BY THE ASSOCIATED PRESS
An attack before dawn Monday damaged part of a bridge linking Russia to Moscow-annexed Crimea that is a key supply route for Kremlin forces in the war with Ukraine, forcing the span’s temporary closure for a second time in less than a year. Two people were killed and their daughter was injured.
Vehicle traffic on the Kerch Bridge came to a standstill, while rail traffic across the 19-kilometer (12-mile) span also was halted for about six hours.
The strike was carried out by two Ukrainian maritime drones, Russia’s National Anti-Terrorist Committee said.
Ukrainian officials were coy about taking responsibility, as they have been in past strikes. But in what appeared to be a tacit acknowledgment, Ukrainian Security Service spokesman Artem Degtyarenko said in a statement that his agency would reveal details of how the “bang” was organized after Kyiv has won the war.
The bridge previously was attacked in October, when a truck bomb blew up two of its sections and required months of repair. Moscow decried that assault as an act of terrorism and retaliated by bombarding Ukraine’s civilian infrastructure, targeting the country’s power grid over the winter.
In Monday’s blast, the Ukrainian news portal RBK-Ukraina cited a security services source as saying it was carried out by what it called floating drones. A deputy prime minister, Mykhailo Fedorov, later said on the Telegram messaging service that “today, the Crimea bridge was torn apart by sea drones,” but it was not clear if he was making an official confirmation or referring to earlier reports.
Hours after Monday’s attack, video from Russian authorities showed crews picking up debris from the deck of the bridge, a section of which appeared to be sloping to one side, and a damaged black sedan with its passenger door open.
Russian Deputy Prime Minister Marat Khusnullin said authorities were inspecting the damage before determining how long it will take to repair.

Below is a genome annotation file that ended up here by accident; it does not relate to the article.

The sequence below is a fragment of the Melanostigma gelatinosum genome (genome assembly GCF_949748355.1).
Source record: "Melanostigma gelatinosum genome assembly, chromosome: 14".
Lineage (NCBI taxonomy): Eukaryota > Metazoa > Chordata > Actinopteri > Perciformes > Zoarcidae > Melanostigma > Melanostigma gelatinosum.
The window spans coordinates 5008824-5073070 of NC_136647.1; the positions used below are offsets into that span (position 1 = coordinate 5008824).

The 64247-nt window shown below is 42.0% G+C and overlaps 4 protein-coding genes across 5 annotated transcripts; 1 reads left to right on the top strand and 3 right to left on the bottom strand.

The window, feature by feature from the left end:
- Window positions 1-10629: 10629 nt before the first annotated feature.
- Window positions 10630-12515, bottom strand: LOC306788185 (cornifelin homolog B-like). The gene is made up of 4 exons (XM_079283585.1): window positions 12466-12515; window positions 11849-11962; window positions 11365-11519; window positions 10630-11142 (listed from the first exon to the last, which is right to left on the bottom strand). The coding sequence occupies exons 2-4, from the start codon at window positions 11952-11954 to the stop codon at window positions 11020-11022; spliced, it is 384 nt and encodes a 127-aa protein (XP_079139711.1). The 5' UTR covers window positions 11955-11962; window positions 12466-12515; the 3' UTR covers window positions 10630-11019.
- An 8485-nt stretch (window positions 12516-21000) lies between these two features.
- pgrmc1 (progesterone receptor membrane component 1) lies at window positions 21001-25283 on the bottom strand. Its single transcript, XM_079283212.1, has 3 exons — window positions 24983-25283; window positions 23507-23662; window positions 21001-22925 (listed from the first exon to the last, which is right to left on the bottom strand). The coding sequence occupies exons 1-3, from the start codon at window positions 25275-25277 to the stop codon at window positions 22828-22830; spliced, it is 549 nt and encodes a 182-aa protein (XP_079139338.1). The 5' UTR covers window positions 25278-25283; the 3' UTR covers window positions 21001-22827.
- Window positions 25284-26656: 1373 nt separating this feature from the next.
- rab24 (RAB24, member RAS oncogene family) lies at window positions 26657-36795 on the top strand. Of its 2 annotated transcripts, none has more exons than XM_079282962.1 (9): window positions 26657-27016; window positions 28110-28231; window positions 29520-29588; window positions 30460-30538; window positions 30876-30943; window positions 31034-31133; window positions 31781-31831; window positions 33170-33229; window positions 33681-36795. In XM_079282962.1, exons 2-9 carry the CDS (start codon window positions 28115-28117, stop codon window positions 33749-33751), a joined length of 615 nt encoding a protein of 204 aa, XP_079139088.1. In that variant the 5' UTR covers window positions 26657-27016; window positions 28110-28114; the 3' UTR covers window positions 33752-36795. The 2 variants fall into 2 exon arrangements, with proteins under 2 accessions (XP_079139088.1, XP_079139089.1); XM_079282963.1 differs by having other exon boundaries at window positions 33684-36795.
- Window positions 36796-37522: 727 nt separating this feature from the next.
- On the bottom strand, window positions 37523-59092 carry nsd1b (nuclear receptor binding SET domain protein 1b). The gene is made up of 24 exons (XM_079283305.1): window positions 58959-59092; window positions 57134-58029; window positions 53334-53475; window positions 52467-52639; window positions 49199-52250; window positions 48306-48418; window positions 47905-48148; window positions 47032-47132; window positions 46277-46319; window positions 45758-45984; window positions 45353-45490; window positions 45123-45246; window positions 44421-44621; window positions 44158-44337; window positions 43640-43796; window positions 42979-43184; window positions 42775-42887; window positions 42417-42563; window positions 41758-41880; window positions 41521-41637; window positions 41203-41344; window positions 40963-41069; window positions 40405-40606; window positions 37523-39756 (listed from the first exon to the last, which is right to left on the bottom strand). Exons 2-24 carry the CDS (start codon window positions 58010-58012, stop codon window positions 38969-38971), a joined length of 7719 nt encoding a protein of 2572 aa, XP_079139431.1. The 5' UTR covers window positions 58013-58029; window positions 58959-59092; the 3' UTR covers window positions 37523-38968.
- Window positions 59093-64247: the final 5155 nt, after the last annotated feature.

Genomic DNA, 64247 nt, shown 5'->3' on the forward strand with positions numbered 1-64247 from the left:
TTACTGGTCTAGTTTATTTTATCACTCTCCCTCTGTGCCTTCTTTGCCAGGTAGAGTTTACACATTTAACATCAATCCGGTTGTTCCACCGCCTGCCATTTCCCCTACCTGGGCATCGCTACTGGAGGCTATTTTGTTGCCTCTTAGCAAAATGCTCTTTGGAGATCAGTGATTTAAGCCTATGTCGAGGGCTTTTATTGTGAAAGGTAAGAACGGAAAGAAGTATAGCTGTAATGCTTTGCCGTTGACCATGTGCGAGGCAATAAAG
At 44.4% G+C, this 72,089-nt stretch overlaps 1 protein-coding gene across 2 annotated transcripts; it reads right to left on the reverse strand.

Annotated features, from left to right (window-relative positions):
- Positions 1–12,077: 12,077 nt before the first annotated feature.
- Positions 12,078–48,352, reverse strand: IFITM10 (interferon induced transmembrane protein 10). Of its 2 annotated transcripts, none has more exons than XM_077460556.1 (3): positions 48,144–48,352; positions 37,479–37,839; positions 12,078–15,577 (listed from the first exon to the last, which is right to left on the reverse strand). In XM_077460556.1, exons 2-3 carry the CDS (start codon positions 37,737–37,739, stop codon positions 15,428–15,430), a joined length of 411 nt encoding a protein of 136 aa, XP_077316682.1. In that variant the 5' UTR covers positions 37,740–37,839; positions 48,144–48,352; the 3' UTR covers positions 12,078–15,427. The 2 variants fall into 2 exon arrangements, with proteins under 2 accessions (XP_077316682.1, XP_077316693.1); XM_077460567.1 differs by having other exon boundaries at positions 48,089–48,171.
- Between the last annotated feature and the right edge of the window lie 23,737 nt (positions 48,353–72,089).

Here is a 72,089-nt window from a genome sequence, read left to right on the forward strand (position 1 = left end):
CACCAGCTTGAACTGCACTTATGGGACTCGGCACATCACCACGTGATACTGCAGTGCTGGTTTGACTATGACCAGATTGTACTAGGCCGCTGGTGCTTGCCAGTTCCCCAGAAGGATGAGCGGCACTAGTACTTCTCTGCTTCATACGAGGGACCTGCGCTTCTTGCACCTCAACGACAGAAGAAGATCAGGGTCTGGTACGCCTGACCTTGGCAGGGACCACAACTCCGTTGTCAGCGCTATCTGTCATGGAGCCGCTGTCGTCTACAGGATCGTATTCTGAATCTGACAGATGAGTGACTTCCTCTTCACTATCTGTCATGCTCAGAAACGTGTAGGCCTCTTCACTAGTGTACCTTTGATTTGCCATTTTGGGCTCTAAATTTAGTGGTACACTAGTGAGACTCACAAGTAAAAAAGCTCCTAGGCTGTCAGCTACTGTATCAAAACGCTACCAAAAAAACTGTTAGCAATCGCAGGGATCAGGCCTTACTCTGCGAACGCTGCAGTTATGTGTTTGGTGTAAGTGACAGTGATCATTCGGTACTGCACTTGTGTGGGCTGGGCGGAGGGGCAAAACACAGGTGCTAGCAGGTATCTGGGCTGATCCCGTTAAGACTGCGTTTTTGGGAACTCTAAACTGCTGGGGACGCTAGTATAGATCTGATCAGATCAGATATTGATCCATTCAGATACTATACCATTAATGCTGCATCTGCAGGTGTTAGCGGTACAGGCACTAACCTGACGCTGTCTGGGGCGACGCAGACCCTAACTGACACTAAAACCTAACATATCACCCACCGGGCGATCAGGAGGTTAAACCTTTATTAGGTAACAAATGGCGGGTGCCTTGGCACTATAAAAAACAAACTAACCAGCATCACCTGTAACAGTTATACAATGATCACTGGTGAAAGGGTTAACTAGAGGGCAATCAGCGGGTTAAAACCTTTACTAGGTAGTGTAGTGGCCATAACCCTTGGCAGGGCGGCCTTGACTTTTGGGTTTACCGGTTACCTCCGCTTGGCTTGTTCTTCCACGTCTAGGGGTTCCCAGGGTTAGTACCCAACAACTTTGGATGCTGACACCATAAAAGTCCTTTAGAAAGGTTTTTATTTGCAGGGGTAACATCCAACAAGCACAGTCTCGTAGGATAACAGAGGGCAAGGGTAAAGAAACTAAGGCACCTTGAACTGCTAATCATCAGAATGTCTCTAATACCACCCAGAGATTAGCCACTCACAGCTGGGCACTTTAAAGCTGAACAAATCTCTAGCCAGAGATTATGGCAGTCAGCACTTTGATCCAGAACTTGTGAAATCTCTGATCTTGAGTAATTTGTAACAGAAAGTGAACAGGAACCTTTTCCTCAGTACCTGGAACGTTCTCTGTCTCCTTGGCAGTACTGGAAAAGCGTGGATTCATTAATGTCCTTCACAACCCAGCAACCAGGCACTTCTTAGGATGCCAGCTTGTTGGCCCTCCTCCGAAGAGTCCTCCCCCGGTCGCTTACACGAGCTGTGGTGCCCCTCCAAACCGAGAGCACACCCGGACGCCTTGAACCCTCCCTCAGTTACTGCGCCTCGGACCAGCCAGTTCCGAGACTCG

The Kerch Bridge is a conspicuous symbol of Moscow’s claims on Crimea and an essential land link to the peninsula, which Russia illegally annexed in 2014. The $3.6 billion bridge is the longest in Europe and is crucial for Russia’s military operations in southern Ukraine in the nearly 17-month-old war.
Russia has expanded its military forces in Crimea since the launch of its full-scale invasion of Ukraine in February 2022. Occasional sabotage and other attacks against the Russian military and other facilities on the peninsula have occurred since, with the Kremlin blaming Ukraine.
The bridge attack comes as Ukrainian forces are pressing a counteroffensive in several sections of the front line. It also happened hours before Russia announced, as expected, that it is halting a deal brokered by the United Nations and Turkey that allows the export of Ukrainian grain during the war.
Russian media identified the dead as Alexei and Natalia Kulik, who were traveling to Crimea for a summer vacation. The 40-year-old Kulik was a truck driver and his 36-year-old wife was a municipal education worker. Their 14-year-old daughter suffered chest and brain injuries.
Kyiv didn’t initially acknowledge responsibility for October’s bridge attack either, but Deputy Defense Minister Hanna Maliar acknowledged earlier this month that Ukraine struck it to derail Russian logistics.
Dmitry Medvedev, deputy head of Russia’s Security Council, returned to that theme Monday, calling the Ukrainian government a “terrorist organization.”
“We must blow up their houses and houses of their relatives, search and eliminate their accomplices,” he said.
Russian authorities said the attack didn’t affect the bridge’s piers but damaged the deck on one of two road links. The damage appeared less serious than in October’s attack.
Andriy Yusov, a spokesman for Ukraine’s military intelligence department, declined to comment but said: “The peninsula is used by the Russians as a large logistical hub for moving forces and assets deep into the territory of Ukraine. Of course, any logistical problems are additional complications for the occupiers.”
The Security Service of Ukraine posted a redacted version of a popular lullaby, tweaked to say that the bridge “went to sleep again.”